By Debbie Irving
Published: January 16, 2014
I read this book in December 2018 on the recommendation of a person from my church. I am finally getting around to writing a review because of the murder February 23, 2020 of Ahmaud Arbery by two white men who shot him while he was jogging. The men were not arrested until May 7. 2020 – 10 and a half weeks later. I’ve seen a number of posting that basically say “Those two bigots are evil and deserve to be thrown into jail. Why can’t the bigots be like me and care for everyone.” That would have been my reaction before I read this book.
I have always thought of myself as one of the good guy, fighting for the rights of Black Americans. This is how Debby Irving thought of herself. The book is about her journey of discovery that brought to the understanding that some of the things she was doing to “help” black America were actually having the opposite affect. Debbie grew up in a predominately white upper middle class community, like I did.
In her mission to help Blacks she set up activities to help Blacks become more like her and was frustrated that it didn’t work. This led her to deeply examine her history and the history of racism in American.
My eyes were opened to how the GI bill after WW II was basically for whites only. It allowed whites to get educated, purchase homes and move into the middle class. It enabled whites to start building generational wealth. The million blacks who served in WW II were – for all intents and purposes – excluded from using the benefits of the GI Bill. On top of this was discovering how loan funding after WWII was limited for redlined areas – which were defined as areas with high concentrations of Blacks – which resulted in the decay of black neighborhoods.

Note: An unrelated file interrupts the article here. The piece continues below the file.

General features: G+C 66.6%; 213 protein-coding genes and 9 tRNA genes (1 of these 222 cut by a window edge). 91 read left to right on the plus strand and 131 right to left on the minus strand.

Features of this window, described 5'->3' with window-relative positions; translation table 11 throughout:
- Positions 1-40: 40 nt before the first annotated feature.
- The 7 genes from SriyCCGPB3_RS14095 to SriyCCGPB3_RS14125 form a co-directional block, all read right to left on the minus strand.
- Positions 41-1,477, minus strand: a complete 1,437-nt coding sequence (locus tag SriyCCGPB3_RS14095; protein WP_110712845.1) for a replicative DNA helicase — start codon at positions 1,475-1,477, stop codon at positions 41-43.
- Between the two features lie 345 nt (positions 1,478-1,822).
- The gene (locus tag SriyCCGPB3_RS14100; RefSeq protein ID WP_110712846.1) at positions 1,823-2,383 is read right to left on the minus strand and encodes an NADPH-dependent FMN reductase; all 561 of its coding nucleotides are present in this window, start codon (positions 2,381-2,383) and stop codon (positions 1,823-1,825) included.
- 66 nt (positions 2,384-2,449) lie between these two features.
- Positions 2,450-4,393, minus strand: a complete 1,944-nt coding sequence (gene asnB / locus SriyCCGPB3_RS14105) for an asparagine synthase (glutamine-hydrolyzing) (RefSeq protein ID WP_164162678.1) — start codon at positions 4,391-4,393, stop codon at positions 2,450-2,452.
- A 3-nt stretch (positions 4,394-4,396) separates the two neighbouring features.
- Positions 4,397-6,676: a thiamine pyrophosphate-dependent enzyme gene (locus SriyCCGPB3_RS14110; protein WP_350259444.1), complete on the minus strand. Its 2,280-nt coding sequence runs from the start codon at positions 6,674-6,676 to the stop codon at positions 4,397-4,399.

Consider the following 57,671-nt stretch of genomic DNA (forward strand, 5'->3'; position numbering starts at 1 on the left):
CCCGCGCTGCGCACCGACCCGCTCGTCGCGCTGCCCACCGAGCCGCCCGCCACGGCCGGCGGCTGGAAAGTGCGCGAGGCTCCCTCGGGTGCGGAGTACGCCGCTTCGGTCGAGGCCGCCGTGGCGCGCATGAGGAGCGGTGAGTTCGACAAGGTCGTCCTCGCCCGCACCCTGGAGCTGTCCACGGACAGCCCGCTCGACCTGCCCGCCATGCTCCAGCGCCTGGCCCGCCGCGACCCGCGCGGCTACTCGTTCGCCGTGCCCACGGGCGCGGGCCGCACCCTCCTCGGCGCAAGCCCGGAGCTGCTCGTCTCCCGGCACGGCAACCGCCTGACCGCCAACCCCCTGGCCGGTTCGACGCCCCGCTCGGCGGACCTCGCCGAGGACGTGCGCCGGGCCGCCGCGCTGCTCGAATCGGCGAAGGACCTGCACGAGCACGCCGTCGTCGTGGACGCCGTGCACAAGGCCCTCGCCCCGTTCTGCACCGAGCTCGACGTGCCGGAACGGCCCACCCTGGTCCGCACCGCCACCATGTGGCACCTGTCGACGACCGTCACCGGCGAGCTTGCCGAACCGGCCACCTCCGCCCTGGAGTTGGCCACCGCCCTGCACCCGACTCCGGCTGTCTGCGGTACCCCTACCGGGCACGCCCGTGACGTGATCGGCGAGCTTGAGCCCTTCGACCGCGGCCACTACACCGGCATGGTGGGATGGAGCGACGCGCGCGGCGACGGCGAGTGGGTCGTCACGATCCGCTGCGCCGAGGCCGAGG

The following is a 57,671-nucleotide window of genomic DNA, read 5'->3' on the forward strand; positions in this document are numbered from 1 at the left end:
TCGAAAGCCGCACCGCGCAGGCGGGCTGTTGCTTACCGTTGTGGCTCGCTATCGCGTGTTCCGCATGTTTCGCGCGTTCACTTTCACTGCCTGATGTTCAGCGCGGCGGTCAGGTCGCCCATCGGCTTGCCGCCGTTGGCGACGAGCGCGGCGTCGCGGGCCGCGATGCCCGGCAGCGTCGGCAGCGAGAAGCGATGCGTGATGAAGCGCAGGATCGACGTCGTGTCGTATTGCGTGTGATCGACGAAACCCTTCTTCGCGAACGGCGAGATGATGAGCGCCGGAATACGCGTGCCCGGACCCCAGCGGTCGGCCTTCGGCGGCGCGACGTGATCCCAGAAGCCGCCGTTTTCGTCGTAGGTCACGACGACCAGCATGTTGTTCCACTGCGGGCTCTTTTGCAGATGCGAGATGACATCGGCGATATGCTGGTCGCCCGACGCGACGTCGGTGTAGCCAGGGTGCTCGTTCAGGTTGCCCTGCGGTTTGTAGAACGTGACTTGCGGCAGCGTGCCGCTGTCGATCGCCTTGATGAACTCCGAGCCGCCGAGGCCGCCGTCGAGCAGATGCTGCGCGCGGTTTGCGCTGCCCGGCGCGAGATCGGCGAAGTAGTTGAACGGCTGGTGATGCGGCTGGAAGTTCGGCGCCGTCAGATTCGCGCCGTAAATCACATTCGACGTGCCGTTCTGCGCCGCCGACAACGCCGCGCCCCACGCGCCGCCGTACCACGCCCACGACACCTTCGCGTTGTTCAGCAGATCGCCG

In her journey she comes to realized that as a white person she doesn’t have to think about how being white will affect society’s reaction to her. For Blacks everyday they have to think about being Black will be perceived. She didn’t have to think about race because as a white person it didn’t matter. She is a part of the majority White America.
Even things that we think of as conversation starters – such as “What do you for a living” are viewed negatively by Black as they are loaded with a meaning that I did not see.
The book made me aware of the responsibility that I have to stand up to racism in a way that empowers minority communities. And more importantly how I am responsible to avoid actions which perpetuate the continuing racism in America.